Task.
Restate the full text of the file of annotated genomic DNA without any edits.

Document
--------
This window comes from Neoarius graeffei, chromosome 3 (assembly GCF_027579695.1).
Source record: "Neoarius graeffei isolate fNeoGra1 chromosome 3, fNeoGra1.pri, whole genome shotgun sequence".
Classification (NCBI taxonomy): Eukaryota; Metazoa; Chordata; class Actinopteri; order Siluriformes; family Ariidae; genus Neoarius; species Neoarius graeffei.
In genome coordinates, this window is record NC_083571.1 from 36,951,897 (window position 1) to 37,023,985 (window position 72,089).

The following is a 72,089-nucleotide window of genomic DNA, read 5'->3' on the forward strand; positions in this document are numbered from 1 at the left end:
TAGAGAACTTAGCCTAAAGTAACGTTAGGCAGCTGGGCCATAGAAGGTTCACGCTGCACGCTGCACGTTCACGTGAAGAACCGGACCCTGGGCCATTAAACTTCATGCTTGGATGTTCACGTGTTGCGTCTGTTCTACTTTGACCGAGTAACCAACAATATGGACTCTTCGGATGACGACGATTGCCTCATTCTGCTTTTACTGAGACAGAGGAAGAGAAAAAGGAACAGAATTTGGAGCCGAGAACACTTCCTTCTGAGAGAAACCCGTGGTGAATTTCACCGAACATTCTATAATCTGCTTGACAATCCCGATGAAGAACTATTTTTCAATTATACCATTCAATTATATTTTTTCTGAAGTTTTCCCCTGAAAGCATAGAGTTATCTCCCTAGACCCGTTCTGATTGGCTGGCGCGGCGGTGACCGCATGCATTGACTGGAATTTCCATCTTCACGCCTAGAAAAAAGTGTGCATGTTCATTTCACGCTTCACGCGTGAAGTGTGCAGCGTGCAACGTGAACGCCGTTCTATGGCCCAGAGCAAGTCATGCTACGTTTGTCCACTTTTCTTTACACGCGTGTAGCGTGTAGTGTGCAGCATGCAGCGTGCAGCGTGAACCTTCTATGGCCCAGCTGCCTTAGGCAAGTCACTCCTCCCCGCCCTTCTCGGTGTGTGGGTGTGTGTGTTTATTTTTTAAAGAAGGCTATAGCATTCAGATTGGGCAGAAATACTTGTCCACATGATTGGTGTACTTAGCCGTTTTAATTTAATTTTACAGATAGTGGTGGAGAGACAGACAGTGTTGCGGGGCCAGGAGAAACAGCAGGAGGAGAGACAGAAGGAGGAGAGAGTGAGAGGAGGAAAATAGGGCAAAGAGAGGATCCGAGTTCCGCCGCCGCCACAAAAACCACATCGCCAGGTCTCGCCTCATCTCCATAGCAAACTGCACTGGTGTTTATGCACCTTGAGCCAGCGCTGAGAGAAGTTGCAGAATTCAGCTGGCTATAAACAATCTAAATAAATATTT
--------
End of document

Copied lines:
This window comes from Neoarius graeffei, chromosome 3 (assembly GCF_027579695.1).
Source record: "Neoarius graeffei isolate fNeoGra1 chromosome 3, fNeoGra1.pri, whole genome shotgun sequence".
Classification (NCBI taxonomy): Eukaryota; Metazoa; Chordata; class Actinopteri; order Siluriformes; family Ariidae; genus Neoarius; species Neoarius graeffei.
In genome coordinates, this window is record NC_083571.1 from 36,951,897 (window position 1) to 37,023,985 (window position 72,089).

The following is a 72,089-nucleotide window of genomic DNA, read 5'->3' on the forward strand; positions in this document are numbered from 1 at the left end:
TAGAGAACTTAGCCTAAAGTAACGTTAGGCAGCTGGGCCATAGAAGGTTCACGCTGCACGCTGCACGTTCACGTGAAGAACCGGACCCTGGGCCATTAAACTTCATGCTTGGATGTTCACGTGTTGCGTCTGTTCTACTTTGACCGAGTAACCAACAATATGGACTCTTCGGATGACGACGATTGCCTCATTCTGCTTTTACTGAGACAGAGGAAGAGAAAAAGGAACAGAATTTGGAGCCGAGAACACTTCCTTCTGAGAGAAACCCGTGGTGAATTTCACCGAACATTCTATAATCTGCTTGACAATCCCGATGAAGAACTATTTTTCAATTATACCATTCAATTATATTTTTTCTGAAGTTTTCCCCTGAAAGCATAGAGTTATCTCCCTAGACCCGTTCTGATTGGCTGGCGCGGCGGTGACCGCATGCATTGACTGGAATTTCCATCTTCACGCCTAGAAAAAAGTGTGCATGTTCATTTCACGCTTCACGCGTGAAGTGTGCAGCGTGCAACGTGAACGCCGTTCTATGGCCCAGAGCAAGTCATGCTACGTTTGTCCACTTTTCTTTACACGCGTGTAGCGTGTAGTGTGCAGCATGCAGCGTGCAGCGTGAACCTTCTATGGCCCAGCTGCCTTAGGCAAGTCACTCCTCCCCGCCCTTCTCGGTGTGTGGGTGTGTGTGTTTATTTTTTAAAGAAGGCTATAGCATTCAGATTGGGCAGAAATACTTGTCCACATGATTGGTGTACTTAGCCGTTTTAATTTAATTTTACAGATAGTGGTGGAGAGACAGACAGTGTTGCGGGGCCAGGAGAAACAGCAGGAGGAGAGACAGAAGGAGGAGAGAGTGAGAGGAGGAAAATAGGGCAAAGAGAGGATCCGAGTTCCGCCGCCGCCACAAAAACCACATCGCCAGGTCTCGCCTCATCTCCATAGCAAACTGCACTGGTGTTTATGCACCTTGAGCCAGCGCTGAGAGAAGTTGCAGAATTCAGCTGGCTATAAACAATCTAAATAAATATTT